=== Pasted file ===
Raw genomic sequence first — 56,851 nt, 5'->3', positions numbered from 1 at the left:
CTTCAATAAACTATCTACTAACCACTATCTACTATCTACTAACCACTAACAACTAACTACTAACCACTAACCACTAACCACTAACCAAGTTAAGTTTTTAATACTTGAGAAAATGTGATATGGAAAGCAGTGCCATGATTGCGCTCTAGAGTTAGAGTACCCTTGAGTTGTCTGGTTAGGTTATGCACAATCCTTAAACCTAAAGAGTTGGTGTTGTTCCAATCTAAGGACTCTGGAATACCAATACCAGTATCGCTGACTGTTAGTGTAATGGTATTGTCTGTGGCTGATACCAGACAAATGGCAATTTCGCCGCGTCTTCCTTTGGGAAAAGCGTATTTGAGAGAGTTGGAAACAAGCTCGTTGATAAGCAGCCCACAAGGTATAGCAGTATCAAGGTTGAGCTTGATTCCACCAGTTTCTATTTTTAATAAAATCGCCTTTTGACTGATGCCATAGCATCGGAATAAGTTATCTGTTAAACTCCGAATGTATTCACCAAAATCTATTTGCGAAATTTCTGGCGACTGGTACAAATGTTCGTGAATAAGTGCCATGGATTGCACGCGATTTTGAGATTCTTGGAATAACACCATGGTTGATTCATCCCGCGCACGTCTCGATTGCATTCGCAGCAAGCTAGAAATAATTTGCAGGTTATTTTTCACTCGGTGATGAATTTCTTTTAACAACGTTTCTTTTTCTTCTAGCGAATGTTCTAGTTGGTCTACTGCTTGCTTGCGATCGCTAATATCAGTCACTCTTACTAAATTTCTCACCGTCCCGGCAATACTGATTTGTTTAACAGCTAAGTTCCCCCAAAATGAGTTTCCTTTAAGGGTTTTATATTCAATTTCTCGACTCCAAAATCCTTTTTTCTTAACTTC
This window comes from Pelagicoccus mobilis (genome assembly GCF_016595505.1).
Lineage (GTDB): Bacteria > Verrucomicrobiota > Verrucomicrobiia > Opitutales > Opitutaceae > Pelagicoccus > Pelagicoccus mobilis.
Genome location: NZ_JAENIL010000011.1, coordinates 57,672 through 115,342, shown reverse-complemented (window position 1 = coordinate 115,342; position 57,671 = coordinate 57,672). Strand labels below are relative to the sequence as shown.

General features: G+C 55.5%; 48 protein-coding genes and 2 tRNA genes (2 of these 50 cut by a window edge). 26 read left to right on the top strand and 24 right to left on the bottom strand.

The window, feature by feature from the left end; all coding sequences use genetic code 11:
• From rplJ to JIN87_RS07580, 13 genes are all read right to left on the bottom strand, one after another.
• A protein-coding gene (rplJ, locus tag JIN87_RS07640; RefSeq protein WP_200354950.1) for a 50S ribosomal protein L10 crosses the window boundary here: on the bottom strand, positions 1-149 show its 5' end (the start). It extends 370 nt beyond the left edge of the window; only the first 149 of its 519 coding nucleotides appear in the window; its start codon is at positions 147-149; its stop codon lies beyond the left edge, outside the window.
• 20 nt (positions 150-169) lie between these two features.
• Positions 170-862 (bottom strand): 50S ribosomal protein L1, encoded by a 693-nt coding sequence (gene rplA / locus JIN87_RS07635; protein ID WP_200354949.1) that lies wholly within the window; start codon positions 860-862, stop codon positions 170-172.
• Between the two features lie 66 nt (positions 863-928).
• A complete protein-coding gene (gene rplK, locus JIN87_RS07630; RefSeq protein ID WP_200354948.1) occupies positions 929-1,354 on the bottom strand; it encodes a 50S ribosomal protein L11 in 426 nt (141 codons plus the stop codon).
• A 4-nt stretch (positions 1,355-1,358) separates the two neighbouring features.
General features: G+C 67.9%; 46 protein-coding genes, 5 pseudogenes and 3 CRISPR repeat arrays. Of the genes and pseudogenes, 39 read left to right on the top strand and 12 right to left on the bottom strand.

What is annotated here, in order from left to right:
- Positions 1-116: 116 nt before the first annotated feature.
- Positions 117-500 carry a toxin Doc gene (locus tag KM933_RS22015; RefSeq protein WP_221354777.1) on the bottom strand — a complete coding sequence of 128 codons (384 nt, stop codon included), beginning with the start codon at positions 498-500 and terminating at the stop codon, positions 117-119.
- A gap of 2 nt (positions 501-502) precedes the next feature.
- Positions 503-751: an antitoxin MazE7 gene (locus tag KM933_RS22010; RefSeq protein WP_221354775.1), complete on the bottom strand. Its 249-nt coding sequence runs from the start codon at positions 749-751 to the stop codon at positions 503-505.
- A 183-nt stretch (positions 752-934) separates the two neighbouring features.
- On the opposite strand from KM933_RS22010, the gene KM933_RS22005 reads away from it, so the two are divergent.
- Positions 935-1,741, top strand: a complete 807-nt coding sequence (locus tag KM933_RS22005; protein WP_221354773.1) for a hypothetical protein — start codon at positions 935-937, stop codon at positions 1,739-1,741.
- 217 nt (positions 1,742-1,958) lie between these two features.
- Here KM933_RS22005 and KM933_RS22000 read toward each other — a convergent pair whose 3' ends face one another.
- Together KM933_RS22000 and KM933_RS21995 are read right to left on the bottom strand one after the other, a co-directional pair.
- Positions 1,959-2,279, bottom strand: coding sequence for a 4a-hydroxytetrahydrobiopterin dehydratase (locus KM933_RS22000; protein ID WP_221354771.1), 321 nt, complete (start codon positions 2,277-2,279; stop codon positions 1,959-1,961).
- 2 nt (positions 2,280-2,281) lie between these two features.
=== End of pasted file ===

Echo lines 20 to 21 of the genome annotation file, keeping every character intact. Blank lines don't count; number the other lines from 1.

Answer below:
- Positions 503-751: an antitoxin MazE7 gene (locus tag KM933_RS22010; RefSeq protein WP_221354775.1), complete on the bottom strand. Its 249-nt coding sequence runs from the start codon at positions 749-751 to the stop codon at positions 503-505.
- A 183-nt stretch (positions 752-934) separates the two neighbouring features.